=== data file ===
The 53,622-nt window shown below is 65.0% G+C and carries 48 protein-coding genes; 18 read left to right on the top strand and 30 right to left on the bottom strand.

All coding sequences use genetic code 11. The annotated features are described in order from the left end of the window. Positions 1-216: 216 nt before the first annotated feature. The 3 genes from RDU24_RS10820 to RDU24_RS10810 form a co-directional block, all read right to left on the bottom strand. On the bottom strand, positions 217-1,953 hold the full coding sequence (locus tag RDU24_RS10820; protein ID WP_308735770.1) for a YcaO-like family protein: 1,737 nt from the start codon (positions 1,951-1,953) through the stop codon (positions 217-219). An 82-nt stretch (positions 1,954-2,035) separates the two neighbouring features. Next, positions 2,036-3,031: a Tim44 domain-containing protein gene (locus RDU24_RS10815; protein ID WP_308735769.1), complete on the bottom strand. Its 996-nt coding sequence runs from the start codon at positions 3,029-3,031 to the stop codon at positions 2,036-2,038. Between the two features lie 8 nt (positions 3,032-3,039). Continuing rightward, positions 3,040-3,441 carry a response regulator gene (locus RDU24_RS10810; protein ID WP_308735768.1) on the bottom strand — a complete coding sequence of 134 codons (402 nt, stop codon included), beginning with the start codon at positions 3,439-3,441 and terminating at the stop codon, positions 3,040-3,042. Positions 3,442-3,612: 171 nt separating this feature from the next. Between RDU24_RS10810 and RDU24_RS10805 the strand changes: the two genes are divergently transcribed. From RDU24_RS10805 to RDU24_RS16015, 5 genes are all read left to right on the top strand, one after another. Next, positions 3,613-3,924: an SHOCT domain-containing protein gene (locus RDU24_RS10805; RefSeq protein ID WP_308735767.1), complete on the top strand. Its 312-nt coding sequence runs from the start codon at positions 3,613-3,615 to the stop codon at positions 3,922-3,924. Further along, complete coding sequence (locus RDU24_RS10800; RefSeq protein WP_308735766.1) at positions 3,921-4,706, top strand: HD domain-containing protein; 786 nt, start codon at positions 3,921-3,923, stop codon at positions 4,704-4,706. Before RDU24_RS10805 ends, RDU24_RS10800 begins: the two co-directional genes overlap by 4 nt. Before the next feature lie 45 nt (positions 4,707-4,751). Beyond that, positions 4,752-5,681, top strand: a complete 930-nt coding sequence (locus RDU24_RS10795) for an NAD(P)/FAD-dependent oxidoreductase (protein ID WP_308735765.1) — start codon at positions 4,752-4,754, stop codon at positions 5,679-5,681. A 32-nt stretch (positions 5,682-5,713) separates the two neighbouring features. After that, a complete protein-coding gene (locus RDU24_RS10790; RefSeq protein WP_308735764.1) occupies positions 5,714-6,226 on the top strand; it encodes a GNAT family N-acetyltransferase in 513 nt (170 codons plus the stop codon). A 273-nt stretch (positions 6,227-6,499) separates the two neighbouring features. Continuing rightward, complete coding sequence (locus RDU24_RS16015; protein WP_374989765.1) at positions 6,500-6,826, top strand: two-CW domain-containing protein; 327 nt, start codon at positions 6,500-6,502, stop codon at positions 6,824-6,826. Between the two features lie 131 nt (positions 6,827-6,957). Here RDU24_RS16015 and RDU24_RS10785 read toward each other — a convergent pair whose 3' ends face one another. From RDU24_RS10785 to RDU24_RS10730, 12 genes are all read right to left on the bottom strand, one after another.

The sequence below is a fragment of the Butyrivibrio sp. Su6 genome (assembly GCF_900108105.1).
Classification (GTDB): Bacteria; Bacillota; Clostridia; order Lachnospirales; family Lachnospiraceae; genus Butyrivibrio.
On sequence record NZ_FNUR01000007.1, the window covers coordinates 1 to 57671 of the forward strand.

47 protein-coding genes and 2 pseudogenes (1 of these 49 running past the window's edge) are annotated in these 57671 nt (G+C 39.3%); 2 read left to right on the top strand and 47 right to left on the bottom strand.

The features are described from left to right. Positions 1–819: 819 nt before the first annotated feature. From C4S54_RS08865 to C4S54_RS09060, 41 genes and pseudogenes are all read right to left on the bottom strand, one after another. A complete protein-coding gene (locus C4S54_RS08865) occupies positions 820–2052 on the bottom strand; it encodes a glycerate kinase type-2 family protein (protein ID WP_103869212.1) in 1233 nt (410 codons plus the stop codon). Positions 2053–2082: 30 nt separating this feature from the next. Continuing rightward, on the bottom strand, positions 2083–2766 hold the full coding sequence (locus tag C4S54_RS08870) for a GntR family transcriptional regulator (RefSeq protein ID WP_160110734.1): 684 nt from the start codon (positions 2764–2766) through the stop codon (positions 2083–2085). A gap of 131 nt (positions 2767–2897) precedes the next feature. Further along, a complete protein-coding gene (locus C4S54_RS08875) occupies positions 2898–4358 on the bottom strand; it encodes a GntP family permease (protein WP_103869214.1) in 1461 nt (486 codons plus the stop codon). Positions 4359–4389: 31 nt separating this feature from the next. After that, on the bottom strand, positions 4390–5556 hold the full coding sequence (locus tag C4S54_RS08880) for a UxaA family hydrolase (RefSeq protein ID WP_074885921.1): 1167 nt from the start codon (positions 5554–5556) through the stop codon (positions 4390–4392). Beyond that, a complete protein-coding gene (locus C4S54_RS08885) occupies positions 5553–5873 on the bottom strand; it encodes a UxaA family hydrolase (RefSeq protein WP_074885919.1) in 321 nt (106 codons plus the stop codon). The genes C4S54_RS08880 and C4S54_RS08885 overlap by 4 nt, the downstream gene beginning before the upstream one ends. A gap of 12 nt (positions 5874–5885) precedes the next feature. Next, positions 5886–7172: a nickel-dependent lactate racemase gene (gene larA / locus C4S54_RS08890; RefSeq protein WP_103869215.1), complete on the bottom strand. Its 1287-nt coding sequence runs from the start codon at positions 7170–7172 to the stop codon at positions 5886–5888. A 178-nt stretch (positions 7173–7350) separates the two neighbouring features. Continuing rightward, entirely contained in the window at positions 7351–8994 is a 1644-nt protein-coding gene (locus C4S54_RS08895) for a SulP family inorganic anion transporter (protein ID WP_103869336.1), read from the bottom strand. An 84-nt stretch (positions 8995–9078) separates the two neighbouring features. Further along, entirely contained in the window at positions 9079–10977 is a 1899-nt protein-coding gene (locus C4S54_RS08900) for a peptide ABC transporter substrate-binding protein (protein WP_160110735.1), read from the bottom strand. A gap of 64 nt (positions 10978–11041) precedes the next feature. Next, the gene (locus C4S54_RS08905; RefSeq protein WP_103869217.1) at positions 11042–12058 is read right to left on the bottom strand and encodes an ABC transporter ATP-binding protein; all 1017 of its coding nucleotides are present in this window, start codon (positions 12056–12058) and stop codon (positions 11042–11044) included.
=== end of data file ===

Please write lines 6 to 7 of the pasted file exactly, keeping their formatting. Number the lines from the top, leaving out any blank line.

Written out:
47 protein-coding genes and 2 pseudogenes (1 of these 49 running past the window's edge) are annotated in these 57671 nt (G+C 39.3%); 2 read left to right on the top strand and 47 right to left on the bottom strand.

The features are described from left to right. Positions 1–819: 819 nt before the first annotated feature. From C4S54_RS08865 to C4S54_RS09060, 41 genes and pseudogenes are all read right to left on the bottom strand, one after another. A complete protein-coding gene (locus C4S54_RS08865) occupies positions 820–2052 on the bottom strand; it encodes a glycerate kinase type-2 family protein (protein ID WP_103869212.1) in 1233 nt (410 codons plus the stop codon). Positions 2053–2082: 30 nt separating this feature from the next. Continuing rightward, on the bottom strand, positions 2083–2766 hold the full coding sequence (locus tag C4S54_RS08870) for a GntR family transcriptional regulator (RefSeq protein ID WP_160110734.1): 684 nt from the start codon (positions 2764–2766) through the stop codon (positions 2083–2085). A gap of 131 nt (positions 2767–2897) precedes the next feature. Further along, a complete protein-coding gene (locus C4S54_RS08875) occupies positions 2898–4358 on the bottom strand; it encodes a GntP family permease (protein WP_103869214.1) in 1461 nt (486 codons plus the stop codon). Positions 4359–4389: 31 nt separating this feature from the next. After that, on the bottom strand, positions 4390–5556 hold the full coding sequence (locus tag C4S54_RS08880) for a UxaA family hydrolase (RefSeq protein ID WP_074885921.1): 1167 nt from the start codon (positions 5554–5556) through the stop codon (positions 4390–4392). Beyond that, a complete protein-coding gene (locus C4S54_RS08885) occupies positions 5553–5873 on the bottom strand; it encodes a UxaA family hydrolase (RefSeq protein WP_074885919.1) in 321 nt (106 codons plus the stop codon). The genes C4S54_RS08880 and C4S54_RS08885 overlap by 4 nt, the downstream gene beginning before the upstream one ends. A gap of 12 nt (positions 5874–5885) precedes the next feature. Next, positions 5886–7172: a nickel-dependent lactate racemase gene (gene larA / locus C4S54_RS08890; RefSeq protein WP_103869215.1), complete on the bottom strand. Its 1287-nt coding sequence runs from the start codon at positions 7170–7172 to the stop codon at positions 5886–5888. A 178-nt stretch (positions 7173–7350) separates the two neighbouring features. Continuing rightward, entirely contained in the window at positions 7351–8994 is a 1644-nt protein-coding gene (locus C4S54_RS08895) for a SulP family inorganic anion transporter (protein ID WP_103869336.1), read from the bottom strand. An 84-nt stretch (positions 8995–9078) separates the two neighbouring features. Further along, entirely contained in the window at positions 9079–10977 is a 1899-nt protein-coding gene (locus C4S54_RS08900) for a peptide ABC transporter substrate-binding protein (protein WP_160110735.1), read from the bottom strand. A gap of 64 nt (positions 10978–11041) precedes the next feature. Next, the gene (locus C4S54_RS08905; RefSeq protein WP_103869217.1) at positions 11042–12058 is read right to left on the bottom strand and encodes an ABC transporter ATP-binding protein; all 1017 of its coding nucleotides are present in this window, start codon (positions 12056–12058) and stop codon (positions 11042–11044) included.